Monday, November 03, 2008

Is It Thunder???

Photo Cheryl Cavert-Possible Thunder

In October, Tulsa Hawkwatcher Cheryl Cavert, came across a hawk, that looked to her mind very much like Thunder, the daughter of Kay and Jay Red-tail.

Thunder hatched from the KJRH TV Tower nest in the 2008 season. The Tulsa Watchers had been looking for Thunder without any confirmed sightings for some months and the Hawk Forum was very excited that perhaps Thunder had come back to Tulsa after a brief vacation.

What about age? Is this hawk the proper age to be Thunder?

We can all see the light eyes, and Cheryl also checked the tail. It was brown. Therefore it's a first year. The proper age to be Thunder.

Can we take a shot at the sex of this hawk? To me the skull shape looks female. I'm not sure how to explain it, but often I find that females have a more "hawk-ish" shape to their faces. You know how Pale Male looks more round in the face? And shorter beak to eye from the front? Well, look up at P. Thunder. To me in a female the beak to eye proportion looks narrower and longer.

Next, look at P. Thunder's "ankle". Though unable to put a gauge on the bird to check it looks thicker than a usual males. Therefore I'm going for female. She also has that robust look of females.

" Possible Thunder" was sighted just past where the Tulsa watchers have tentatively placed the boundary of her parent's territory.,-95.983772&spn=0.019486,0.06815&t=h&z=14

From Jackie Dover, Tulsa's Map Mavin--
This link takes you to the Tulsa Redtailed Hawks Map. All the red markers represent sightings of the KJRH hawks (and possible sightings). The list on the left of the screen presents them in chronological order. You can scroll down to find the various sightings. Click on any marker, and you get a text box and any photos giving specifics.The possible latest sightings of Thunder were on October 16. Catgirl reported two consecutive sightings that evening in the same general vicinity, possibly both Thunder. The red markers mapping them are # 24 and 25. Only # 25 has photos.There had also been other un-ID'd sightings on Sept. 26 and 27 (markers # 22 and 23) but the photos seems not to show clearly whether that was an adult or juvenile, or even the same hawk (though the location was almost identical). So we don't know who that was.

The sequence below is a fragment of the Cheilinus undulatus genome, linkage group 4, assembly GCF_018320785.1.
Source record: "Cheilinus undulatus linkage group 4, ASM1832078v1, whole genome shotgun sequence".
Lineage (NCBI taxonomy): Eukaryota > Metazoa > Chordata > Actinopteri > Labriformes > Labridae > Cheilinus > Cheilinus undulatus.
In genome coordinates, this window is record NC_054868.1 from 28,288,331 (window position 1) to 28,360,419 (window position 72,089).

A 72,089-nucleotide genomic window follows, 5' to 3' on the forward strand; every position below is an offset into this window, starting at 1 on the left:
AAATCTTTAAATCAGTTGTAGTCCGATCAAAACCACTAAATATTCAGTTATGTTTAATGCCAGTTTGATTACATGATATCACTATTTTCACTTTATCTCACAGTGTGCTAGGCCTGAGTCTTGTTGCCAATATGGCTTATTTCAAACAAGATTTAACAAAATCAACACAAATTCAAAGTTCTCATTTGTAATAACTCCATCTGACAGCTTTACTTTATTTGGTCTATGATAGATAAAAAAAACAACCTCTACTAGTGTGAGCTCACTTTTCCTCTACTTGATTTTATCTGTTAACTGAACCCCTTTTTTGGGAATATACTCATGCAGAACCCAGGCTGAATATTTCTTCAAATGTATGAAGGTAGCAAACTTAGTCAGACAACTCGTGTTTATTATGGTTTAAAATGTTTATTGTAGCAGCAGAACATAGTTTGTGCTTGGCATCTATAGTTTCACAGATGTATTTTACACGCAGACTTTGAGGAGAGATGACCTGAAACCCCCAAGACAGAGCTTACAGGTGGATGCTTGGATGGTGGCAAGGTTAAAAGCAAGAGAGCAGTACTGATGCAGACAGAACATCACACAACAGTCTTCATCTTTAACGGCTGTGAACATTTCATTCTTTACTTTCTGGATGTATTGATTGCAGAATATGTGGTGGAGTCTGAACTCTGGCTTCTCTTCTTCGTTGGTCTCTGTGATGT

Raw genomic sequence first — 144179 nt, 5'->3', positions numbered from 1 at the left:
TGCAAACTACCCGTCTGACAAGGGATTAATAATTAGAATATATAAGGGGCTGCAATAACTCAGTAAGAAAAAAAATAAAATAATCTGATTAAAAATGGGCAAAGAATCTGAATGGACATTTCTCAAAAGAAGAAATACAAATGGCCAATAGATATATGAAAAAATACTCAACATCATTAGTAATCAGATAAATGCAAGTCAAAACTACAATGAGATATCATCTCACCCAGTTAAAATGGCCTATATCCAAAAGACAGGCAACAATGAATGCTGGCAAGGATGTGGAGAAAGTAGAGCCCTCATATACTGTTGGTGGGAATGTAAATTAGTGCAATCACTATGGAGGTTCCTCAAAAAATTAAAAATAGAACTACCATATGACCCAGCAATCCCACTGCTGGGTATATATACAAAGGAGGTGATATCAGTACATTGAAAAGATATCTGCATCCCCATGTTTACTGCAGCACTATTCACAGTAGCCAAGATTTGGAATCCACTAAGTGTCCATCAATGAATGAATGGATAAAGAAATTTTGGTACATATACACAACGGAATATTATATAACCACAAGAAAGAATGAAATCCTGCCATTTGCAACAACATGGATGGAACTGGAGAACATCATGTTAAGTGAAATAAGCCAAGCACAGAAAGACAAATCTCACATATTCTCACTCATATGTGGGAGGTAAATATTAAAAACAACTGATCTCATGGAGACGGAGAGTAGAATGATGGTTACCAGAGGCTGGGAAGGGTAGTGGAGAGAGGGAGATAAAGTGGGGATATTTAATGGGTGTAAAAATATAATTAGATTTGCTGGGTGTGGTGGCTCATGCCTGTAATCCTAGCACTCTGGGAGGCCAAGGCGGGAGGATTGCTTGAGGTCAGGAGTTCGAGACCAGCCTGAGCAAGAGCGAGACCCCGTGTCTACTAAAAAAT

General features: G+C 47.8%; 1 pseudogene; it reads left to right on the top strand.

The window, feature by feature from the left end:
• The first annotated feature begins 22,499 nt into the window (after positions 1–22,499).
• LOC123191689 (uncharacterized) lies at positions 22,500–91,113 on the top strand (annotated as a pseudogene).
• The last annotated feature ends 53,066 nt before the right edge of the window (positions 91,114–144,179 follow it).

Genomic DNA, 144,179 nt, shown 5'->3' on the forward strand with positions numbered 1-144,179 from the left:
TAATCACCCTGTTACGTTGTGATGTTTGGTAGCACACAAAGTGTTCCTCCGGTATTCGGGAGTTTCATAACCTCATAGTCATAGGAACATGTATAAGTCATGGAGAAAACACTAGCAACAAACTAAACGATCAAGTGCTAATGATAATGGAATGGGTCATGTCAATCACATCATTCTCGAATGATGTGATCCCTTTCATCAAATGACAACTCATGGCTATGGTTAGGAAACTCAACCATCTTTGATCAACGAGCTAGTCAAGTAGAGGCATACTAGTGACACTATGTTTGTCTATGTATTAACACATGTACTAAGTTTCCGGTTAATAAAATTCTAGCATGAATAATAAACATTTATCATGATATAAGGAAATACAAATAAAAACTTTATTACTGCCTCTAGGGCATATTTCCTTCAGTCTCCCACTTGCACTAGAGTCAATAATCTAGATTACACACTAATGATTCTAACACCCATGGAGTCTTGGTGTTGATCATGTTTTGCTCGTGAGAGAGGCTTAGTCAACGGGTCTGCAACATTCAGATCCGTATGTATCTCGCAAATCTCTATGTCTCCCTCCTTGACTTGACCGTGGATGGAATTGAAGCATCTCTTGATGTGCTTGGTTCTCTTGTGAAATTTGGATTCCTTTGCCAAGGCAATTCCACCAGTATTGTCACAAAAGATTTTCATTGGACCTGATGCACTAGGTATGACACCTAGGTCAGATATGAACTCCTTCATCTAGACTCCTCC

We have often suspected that juveniles in NYC set up shop their first year in areas of deep prey base near their parent's territory or natal territory as it is familiar ground and they know the necessary hunting techniques for the local prey.

Screen Capture by Tulsa Watcher Donna Johnson from the Hawk Cam courtesy of KJRH TV.
Here note the pigmentation of the feathers. Due to the nature of feathers, light, and cameras, color isn't always reliable. More reliable is the position and ratio of dark and light. The top of Thunder's head is similar to the top of the shoulder as is P. Thunder's.

Helpfully, Thunder started with a definite spotted belly band and seems to have kept it. No thick streaks or "paint drippings" for a belly band on this bird. The same as P. Thunder.

Another example of the spotted band plus note the white strip between the darker head and darker wings. In some birds there is a definite continuation of the head "color" down the chest and shoulders. In other birds such as Thunder that isn't the case. Thunder has a few streaks not full pigmentation there. Not the neck of P. Thunder.

Look at the difference in "color" due to light when this photo and the next are compared. Note the streaks on the neck.

Likely late afternoon light has brought up the orangey-brown glow. Her distinctive white eyebrow is also quite apparent. Compare with P. Thunder below.

A profile photo of P. Thunder by Cheryl Cavert.
In the top photo P. Thunder's white shoulder strip isn't apparent but when she turns her head as in this photo. There it is.
Photo Cheryl Cavert
In this photo of Thunder the similar beak head proportion isn't that apparent.

Thunder, August, 2008, Cheryl Cavert
But as she matures, here in the August shot her personal ratio is appearing.